Peter: Where do you suppose Jesus wants us to meet for our Passover meal, John?
John: It will be as he said, Peter. When we get to the city, we will meet a man carrying a jug of water. We will follow him home and give him Jesus' message.
Peter: Yes, I know what Jesus said, but don't you think we ought to seek out a special place with plenty of room? After all, there will be twelve of us plus Jesus, and we do want the Passover to be a memorable meal!
John: Don't worry so much, Peter! See—here comes the man with the water jug. Let's give him Jesus' message.
(Peter and John move slowly toward the center and are met by a man approaching from the opposite side, carrying a large jug.)
Peter: Peace be with you, good man!
John: Our master, Jesus, asks, "Where is the room in which I may eat the Passover with my disciples?" (Luke 22:11)
Man: I've been expecting you. Come with me. Everything is ready.
(He gestures to the communion table and all three turn and look. The man leaves, and Peter and John turn toward the congregation.)
Peter: Well then, John—all is ready.
Narrator 1: "Jesus arrived with the Twelve. During supper he took bread, and having said the blessing he broke it and gave it to them, saying: 'Take this; this is my body.' " (Mark 14:17, 22)
Narrator 2: "Then he took a cup and having offered thanks to God, he gave it to them; and they all drank from it. And he said, 'This is my blood, the blood of the covenant, shed for many.' " (Mark 14:23-24)
Anthem: "In Remembrance" by Beryl Red (Broadman Press, 1972. #456535, SATB, 80tf) (Although this anthem has a 4-part setting, it can be presented effectively in unison with the children singing the soprano line throughout. The piece is well within the range of a children's choir. A flute or other obligato instrument is a lovely addition to the voices.)
III. Good Friday
Narrator 1: What wondrous love is this, O my soul, O my soul?
(A chorister in the back row raises one of the crosses.)
Narrator 2: What wondrous love is this, O my soul? (A second cross is raised.)
Narrator 1: What wondrous love is this that caused the Lord of bliss to bear the dreadful curse for my soul?
(The center cross, with the crown of thorns on it, is raised between the other two.)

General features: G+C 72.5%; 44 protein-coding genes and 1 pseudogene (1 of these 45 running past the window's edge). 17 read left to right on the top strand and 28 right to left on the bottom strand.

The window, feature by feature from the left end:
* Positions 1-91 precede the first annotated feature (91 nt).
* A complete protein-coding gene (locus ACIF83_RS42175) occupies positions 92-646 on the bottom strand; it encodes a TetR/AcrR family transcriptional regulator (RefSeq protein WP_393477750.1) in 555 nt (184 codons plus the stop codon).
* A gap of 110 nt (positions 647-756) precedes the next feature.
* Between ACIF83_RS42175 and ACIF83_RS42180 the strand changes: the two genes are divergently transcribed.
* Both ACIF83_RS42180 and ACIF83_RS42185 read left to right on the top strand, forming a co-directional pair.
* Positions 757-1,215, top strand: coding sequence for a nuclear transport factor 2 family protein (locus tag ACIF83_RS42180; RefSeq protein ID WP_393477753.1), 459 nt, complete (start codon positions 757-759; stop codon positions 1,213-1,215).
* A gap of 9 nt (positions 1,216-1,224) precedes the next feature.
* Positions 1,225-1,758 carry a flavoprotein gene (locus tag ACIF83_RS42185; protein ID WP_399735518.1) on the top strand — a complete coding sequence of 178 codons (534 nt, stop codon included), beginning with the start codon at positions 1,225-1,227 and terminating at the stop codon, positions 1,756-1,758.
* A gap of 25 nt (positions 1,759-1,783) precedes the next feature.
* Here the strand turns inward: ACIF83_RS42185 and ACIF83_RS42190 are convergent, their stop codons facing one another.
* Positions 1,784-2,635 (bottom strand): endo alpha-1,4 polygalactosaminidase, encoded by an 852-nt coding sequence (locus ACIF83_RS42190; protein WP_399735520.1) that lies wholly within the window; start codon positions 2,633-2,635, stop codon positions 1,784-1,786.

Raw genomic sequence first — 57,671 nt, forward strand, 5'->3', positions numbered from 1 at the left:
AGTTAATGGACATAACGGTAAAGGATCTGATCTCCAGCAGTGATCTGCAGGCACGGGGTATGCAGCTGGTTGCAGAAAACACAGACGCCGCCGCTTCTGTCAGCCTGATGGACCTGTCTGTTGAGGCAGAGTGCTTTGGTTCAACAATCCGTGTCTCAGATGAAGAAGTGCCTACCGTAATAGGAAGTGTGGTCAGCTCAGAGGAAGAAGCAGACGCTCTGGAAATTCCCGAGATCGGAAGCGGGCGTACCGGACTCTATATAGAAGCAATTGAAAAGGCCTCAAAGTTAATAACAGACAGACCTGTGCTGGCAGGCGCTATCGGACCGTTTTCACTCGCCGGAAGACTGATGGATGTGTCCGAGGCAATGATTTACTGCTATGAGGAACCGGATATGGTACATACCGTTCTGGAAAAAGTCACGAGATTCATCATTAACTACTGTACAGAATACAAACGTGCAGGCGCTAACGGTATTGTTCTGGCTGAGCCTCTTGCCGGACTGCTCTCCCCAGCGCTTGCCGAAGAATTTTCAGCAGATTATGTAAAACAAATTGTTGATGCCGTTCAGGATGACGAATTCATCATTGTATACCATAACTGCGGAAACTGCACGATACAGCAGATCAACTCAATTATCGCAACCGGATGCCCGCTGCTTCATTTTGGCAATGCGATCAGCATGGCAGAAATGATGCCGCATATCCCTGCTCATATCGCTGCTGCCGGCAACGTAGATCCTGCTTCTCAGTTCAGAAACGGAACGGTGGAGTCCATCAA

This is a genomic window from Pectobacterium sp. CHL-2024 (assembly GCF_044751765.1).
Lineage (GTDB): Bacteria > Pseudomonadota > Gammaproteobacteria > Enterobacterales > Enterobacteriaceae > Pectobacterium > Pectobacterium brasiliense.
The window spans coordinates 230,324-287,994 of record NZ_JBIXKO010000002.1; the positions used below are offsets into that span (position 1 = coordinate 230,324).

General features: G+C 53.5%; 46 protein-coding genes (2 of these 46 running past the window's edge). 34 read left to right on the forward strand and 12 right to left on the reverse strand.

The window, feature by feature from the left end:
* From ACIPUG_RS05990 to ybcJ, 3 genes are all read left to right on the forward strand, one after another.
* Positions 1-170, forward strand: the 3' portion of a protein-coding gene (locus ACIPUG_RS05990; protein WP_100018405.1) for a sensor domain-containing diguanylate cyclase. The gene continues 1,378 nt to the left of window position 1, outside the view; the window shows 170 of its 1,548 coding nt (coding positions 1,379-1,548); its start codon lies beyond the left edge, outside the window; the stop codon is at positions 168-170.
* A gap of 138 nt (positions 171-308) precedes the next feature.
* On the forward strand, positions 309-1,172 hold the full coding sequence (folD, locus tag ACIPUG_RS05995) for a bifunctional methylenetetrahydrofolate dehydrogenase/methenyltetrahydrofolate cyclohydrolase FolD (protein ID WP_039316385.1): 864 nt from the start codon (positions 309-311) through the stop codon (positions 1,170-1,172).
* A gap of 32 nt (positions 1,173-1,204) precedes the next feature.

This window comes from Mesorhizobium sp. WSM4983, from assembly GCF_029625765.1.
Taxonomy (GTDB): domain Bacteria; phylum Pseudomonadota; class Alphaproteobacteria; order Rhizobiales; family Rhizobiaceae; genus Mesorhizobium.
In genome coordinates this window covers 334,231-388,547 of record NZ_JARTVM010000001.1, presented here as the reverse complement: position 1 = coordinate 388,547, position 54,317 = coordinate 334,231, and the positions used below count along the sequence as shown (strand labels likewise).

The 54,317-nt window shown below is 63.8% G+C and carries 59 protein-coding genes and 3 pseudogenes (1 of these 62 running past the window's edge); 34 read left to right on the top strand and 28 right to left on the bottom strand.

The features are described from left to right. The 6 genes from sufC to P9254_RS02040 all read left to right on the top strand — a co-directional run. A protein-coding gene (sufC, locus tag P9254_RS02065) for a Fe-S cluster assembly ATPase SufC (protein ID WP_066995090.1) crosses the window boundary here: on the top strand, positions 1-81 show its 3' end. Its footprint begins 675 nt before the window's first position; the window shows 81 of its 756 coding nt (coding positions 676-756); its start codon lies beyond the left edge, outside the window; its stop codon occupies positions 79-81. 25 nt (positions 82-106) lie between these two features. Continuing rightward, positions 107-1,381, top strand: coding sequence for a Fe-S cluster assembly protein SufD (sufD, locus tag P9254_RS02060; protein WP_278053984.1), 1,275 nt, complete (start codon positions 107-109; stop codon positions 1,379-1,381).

Hymn: "What Wondrous Love" (see "Hymn of the Month," RW2)
stanza 2—small group of choristers stanza
stanza 4—choir and congregation
(Matthew, Mary Magdalene, and Peter move to the center)
Matthew: I know of Jesus' wondrous love! Before Jesus called me to be one of his disciples, I was "Matthew, the despised publican"—-just another greedy tax collector. I can still hear his words as he hung on that cross (he gestures toward the cross): "Father, forgive them for they know not what they do." In his wondrous love, he forgave me!
Peter: I know that love, too, Matthew. I denied that Jesus was my Lord—not once but three times. Yet he looked down on me from that cross with mercy. (He looks to the cross.)
Mary: My heart knows the tender mercy of Jesus, Peter. Once I came to him as he was eating supper and washed his feet with my precious oil. He would not let the others send me away. In his love, he forgave me so much.
Together: For us and for all who call upon the name ofJesus—
Matthew: He suffered and let himself be humiliated.
Peter: He endured the final agony of the cross.
Mary: He died and was buried.
Together: For us and for all who call upon his name.
Anthem: "We Had a Share" by Natalie Sleeth (A.M.S.I., 1973. "234,2 part, 80tf)
(Again, even though this anthem is written for two-part singing, it can be sung in unison simply by having the children follow the melody line throughout. The three crosses may be lowered at the conclusion of the anthem.)
Narrator 1: "On the first day of the week, very early in the morning, the women took spices… and went to the tomb" (Luke 24:1)
Narrator 2: "They found the stone rolled away from the tomb." (Luke 24:2)
Both: The grave was empty!
(The Easter banners should be held up at this time, during the introduction to the anthem.)
Anthem: "Sing, O Sing" by Carolee Curtright (Choristers Guild, 1977. CGCA-191, unison/ optional 2 part, handbells and keyboard, 75^!) (As the anthem ends, Mary Magdalene and all the disciples move to the center and look wonderingly and joyfully at the banners. They appear to be speaking and gesturing to each other, and as the music ends, their voices can be heard saying any of the following phrases: "He is risen!" or "Hallelujah!" or "It's like he said: he's risen!"or "Praise God!Jesus is risen!" The chorus picks up the happy news and joins in calling out any of the above phrases. They are all interrupted by the full organ introduction to the final hymn).
Hymn: "Christ the Lord Is Risen Today" (Easter Hymn)
(This hymn is sung by the congregation and choir. The descant suggestions provided for #312 of Rejoice in the Lord could be effective on some of the verses.)
*NOTE: If the service is to proceed after this, the children could be seated during the final verses of the hymn.
Other Lenten and Easter cantatas and musicals for children:
Studio 224, SV0821—$5.95
Unison/optional 2-part and baritone solo
Have You Seen My Lord?
Betty Ann Ramseth and Trilby Jordan
Augsburg, 11-9226—$2.50 Unison/optional SA or SATB
Orff instruments, guitar, percussion,
optional brass parts
Risen and Returning
The Singing Bishop
Choristers Guild, CGCA-200—$1.75